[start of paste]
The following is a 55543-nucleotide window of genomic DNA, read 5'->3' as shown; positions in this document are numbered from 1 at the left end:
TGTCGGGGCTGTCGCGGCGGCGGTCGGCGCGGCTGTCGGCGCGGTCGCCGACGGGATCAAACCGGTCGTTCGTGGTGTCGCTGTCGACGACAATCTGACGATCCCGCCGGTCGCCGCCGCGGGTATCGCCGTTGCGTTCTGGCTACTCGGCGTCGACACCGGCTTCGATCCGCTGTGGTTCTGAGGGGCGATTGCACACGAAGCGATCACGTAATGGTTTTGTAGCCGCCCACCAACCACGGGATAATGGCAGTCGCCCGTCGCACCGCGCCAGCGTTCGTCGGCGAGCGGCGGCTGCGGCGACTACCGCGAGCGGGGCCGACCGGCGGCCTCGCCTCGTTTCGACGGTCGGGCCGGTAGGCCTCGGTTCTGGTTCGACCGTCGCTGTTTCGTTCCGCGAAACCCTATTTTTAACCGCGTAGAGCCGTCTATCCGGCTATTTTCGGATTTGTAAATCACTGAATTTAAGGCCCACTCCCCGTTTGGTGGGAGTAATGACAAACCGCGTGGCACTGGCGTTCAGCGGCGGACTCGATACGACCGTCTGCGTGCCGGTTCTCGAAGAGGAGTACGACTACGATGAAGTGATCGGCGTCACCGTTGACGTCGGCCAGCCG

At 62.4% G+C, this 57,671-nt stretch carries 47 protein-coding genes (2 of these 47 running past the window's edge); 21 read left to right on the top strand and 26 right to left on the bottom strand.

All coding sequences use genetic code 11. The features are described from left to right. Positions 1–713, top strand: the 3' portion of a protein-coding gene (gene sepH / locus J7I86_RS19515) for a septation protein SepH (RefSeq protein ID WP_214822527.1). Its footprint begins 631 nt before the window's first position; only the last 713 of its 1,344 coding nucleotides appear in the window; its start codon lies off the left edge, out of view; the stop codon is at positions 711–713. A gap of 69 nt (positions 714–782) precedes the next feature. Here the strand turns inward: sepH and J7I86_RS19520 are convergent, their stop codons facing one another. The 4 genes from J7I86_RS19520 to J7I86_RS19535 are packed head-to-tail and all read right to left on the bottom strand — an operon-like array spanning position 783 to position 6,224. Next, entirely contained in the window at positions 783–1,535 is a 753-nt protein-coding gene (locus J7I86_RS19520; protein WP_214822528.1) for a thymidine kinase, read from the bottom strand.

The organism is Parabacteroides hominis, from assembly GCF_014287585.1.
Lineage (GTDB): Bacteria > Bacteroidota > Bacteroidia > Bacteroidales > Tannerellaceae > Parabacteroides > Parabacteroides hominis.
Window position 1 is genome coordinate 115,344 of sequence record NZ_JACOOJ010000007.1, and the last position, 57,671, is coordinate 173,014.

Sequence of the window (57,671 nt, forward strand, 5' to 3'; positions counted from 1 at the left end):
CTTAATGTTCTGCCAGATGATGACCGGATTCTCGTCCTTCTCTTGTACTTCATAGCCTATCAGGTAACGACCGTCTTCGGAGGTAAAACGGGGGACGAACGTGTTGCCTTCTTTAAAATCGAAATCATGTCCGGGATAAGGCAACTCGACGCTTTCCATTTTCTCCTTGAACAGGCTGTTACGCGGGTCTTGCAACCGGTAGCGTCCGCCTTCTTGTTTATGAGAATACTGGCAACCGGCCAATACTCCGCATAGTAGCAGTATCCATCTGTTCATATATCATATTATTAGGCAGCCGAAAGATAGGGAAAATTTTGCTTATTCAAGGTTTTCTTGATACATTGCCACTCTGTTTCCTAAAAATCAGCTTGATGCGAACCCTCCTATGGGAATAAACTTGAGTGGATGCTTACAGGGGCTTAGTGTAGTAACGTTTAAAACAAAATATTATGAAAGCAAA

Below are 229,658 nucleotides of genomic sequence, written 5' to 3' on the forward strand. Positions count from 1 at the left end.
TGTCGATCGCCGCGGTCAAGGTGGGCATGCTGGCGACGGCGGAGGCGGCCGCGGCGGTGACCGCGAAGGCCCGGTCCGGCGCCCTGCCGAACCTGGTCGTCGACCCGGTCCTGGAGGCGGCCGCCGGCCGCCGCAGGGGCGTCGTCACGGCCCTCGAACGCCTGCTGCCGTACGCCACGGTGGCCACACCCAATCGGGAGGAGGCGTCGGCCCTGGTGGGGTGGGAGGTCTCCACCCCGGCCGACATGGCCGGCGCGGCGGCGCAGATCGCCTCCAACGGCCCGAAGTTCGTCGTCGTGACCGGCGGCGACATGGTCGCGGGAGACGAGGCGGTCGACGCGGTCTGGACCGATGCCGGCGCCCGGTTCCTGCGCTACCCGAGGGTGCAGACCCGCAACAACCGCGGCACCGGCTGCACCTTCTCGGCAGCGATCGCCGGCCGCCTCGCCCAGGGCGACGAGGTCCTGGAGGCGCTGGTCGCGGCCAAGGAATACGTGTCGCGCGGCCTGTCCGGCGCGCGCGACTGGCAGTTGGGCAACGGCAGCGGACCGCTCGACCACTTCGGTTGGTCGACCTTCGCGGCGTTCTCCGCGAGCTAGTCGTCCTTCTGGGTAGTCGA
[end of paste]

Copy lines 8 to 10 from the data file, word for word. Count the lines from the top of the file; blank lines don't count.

Sequence of the window (57,671 nt, forward strand, 5' to 3'; positions counted from 1 at the left end):
CTTAATGTTCTGCCAGATGATGACCGGATTCTCGTCCTTCTCTTGTACTTCATAGCCTATCAGGTAACGACCGTCTTCGGAGGTAAAACGGGGGACGAACGTGTTGCCTTCTTTAAAATCGAAATCATGTCCGGGATAAGGCAACTCGACGCTTTCCATTTTCTCCTTGAACAGGCTGTTACGCGGGTCTTGCAACCGGTAGCGTCCGCCTTCTTGTTTATGAGAATACTGGCAACCGGCCAATACTCCGCATAGTAGCAGTATCCATCTGTTCATATATCATATTATTAGGCAGCCGAAAGATAGGGAAAATTTTGCTTATTCAAGGTTTTCTTGATACATTGCCACTCTGTTTCCTAAAAATCAGCTTGATGCGAACCCTCCTATGGGAATAAACTTGAGTGGATGCTTACAGGGGCTTAGTGTAGTAACGTTTAAAACAAAATATTATGAAAGCAAA

Below are 229,658 nucleotides of genomic sequence, written 5' to 3' on the forward strand. Positions count from 1 at the left end.